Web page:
If you need help raising the humidity in your reptile’s enclosure, read our article all about it here.

Reason 7: The Lights Are Too Bright

Even though bearded dragons are diurnal, certain lights can still be too bright for them in captivity.

Bearded dragons require proper lighting to maintain their health. Usually, this involves some form of UVB and UVA lighting. Excessively bright lights can cause bearded dragons to close their eyes. This can happen especially if your bearded dragon is kept in a room with fluorescent lighting.

While fluorescent lights are sold as safe for reptiles, some brands of fluorescent lamps have been proven to be dangerous. These lights were shown to emit a hazardous form of short-wave UVB. These light waves were shown to cause eye problems, such as photo keratoconjunctivitis. Even though manufacturers say they have addressed these problems, it may be safer to keep fluorescent lights away from your bearded dragon.

Not only will you be protecting their eyes, but they’ll probably be more comfortable having their eyes open in general.

Reason 8: There’s Something In Their Eye

Old shed skin isn’t the only thing that can get in your bearded dragon’s eye and cause it to keep it closed.

Occasionally, small pieces of debris may get stuck in your pet’s eye and cause irritation. This debris can be from anything found in your bearded dragon’s enclosure. There might be a little piece of substrate, food, or even dust stuck in their eye.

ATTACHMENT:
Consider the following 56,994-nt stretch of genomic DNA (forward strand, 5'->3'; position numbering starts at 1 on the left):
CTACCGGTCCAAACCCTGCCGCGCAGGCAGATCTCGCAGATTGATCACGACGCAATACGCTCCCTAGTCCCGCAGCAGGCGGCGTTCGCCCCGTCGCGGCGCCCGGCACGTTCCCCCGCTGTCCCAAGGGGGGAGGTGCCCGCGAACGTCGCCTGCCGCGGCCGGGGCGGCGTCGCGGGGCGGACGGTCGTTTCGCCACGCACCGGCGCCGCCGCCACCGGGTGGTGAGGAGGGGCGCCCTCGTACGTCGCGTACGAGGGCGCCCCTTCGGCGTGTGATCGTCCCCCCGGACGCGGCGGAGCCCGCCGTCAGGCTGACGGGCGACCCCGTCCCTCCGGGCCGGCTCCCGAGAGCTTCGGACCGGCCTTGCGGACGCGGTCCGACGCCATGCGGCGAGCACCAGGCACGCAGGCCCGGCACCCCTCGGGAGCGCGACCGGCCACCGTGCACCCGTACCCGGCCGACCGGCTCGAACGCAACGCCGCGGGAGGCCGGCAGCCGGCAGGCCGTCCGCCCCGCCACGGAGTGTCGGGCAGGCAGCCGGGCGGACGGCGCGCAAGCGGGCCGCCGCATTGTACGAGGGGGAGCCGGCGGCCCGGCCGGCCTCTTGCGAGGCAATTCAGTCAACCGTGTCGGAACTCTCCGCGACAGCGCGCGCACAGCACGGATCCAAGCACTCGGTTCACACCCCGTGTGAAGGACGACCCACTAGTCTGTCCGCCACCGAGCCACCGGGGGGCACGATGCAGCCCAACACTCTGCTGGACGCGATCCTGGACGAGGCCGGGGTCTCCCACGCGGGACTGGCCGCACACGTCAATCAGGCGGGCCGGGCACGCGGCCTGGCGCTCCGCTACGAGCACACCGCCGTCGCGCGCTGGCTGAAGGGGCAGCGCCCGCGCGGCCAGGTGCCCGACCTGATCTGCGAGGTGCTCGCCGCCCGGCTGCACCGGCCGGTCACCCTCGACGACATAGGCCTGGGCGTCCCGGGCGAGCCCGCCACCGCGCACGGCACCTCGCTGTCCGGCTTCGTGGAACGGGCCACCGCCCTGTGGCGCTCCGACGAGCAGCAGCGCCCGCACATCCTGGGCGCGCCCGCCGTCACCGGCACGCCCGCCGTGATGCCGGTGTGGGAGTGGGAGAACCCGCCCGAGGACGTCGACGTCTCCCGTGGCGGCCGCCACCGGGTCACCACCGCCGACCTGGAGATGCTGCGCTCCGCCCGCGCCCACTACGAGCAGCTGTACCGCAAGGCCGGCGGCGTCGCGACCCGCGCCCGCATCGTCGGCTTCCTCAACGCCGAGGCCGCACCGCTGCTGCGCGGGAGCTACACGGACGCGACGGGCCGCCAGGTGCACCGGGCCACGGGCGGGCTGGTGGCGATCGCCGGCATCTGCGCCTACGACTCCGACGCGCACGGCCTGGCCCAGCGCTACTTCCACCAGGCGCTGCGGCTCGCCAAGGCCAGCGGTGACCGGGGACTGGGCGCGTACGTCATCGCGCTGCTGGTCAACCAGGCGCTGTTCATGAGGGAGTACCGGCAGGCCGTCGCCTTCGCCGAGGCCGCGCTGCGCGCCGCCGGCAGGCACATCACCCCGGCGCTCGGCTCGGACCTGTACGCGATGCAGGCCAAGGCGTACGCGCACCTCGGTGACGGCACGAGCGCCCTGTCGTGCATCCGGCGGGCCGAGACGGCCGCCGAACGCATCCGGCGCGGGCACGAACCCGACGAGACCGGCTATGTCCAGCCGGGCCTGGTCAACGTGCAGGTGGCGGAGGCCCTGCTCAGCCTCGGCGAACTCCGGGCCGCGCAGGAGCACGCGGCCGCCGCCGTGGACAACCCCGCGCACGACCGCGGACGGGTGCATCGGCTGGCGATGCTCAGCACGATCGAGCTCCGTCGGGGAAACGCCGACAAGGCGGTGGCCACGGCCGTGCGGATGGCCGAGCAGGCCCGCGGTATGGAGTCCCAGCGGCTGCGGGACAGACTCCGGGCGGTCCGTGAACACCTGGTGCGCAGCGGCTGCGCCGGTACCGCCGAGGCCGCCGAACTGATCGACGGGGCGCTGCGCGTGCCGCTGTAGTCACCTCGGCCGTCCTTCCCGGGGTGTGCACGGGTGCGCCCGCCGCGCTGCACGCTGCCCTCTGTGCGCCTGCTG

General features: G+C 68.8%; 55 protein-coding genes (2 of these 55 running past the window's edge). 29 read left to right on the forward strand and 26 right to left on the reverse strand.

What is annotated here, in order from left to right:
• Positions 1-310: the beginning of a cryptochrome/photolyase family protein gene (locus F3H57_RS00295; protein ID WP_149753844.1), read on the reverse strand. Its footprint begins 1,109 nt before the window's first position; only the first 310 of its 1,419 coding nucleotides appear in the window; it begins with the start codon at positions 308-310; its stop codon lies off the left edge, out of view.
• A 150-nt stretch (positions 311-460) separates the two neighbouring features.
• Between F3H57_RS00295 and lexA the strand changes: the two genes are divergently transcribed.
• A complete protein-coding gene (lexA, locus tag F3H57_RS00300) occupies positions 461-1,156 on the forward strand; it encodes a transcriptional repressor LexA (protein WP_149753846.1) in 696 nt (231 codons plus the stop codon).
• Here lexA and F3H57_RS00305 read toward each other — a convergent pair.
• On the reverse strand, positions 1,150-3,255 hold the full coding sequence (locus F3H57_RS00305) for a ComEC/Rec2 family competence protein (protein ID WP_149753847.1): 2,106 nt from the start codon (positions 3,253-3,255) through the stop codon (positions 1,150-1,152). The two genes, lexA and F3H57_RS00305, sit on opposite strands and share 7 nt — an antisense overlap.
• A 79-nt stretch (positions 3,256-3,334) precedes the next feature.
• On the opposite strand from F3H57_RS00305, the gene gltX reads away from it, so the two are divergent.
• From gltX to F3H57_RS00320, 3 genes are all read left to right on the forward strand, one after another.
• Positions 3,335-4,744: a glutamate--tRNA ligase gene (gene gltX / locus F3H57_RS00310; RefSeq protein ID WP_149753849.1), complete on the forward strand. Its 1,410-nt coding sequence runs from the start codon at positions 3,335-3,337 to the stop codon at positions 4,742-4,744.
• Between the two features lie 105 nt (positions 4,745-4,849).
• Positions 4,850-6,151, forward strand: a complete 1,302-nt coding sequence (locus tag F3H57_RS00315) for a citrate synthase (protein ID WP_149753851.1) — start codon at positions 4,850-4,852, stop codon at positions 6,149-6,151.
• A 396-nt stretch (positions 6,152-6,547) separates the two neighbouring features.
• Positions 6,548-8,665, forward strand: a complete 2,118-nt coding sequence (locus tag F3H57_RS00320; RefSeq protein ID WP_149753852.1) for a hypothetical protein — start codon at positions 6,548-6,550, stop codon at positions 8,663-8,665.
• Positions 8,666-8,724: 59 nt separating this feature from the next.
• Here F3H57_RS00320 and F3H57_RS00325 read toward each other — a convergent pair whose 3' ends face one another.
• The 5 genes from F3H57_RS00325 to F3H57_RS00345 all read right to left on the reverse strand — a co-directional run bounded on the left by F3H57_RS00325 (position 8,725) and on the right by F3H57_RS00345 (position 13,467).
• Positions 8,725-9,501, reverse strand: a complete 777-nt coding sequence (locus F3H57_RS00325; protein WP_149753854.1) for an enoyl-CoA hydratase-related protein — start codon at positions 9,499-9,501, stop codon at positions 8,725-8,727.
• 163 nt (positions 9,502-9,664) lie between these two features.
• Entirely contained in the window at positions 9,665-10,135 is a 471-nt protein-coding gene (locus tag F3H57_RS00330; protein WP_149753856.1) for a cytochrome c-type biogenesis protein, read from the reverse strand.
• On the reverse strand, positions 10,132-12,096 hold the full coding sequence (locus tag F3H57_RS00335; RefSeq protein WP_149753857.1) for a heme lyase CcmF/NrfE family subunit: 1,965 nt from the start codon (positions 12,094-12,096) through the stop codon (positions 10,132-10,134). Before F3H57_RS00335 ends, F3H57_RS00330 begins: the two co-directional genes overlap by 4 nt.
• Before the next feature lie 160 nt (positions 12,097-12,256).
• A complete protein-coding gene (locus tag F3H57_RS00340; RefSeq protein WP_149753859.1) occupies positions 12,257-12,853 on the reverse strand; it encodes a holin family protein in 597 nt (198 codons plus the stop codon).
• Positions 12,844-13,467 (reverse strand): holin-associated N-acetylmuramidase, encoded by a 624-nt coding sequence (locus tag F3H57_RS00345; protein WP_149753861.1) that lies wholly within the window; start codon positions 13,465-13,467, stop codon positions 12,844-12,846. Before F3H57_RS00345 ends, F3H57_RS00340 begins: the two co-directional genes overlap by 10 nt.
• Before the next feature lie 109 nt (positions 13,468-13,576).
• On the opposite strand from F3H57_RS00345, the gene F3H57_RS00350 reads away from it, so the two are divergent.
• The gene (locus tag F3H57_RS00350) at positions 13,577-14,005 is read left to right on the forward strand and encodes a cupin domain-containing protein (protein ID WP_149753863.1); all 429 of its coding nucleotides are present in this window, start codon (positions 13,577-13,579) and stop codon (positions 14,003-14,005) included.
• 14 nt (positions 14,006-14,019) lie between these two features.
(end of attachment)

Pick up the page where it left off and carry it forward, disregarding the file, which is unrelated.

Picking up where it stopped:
If your bearded dragon does have something stuck in their eye you’ll likely see other signs of this that include squinting, eye, watering, or discharge from the affected eye. Most likely, your bearded dragon will only be keeping one eye closed at a time. Ideally, your beardie will be able to blink the debris out of their eye. If not, you’ll need to visit the veterinarian for help with this problem.

Reason 9: They’ve Got An Eye Infection

Eye infections are not uncommon in bearded dragons and can cause them to close their eyes.

Bearded dragons keep their eyes closed when they’re infected because their eyes become painful and uncomfortable. Signs of an eye infection, include redness, swelling, discharge, or a cloudy appearance in the eyes of your pet. Eye infections can also cause blepharospasms, or uncontrolled eye movements like twitching and excessive blinking.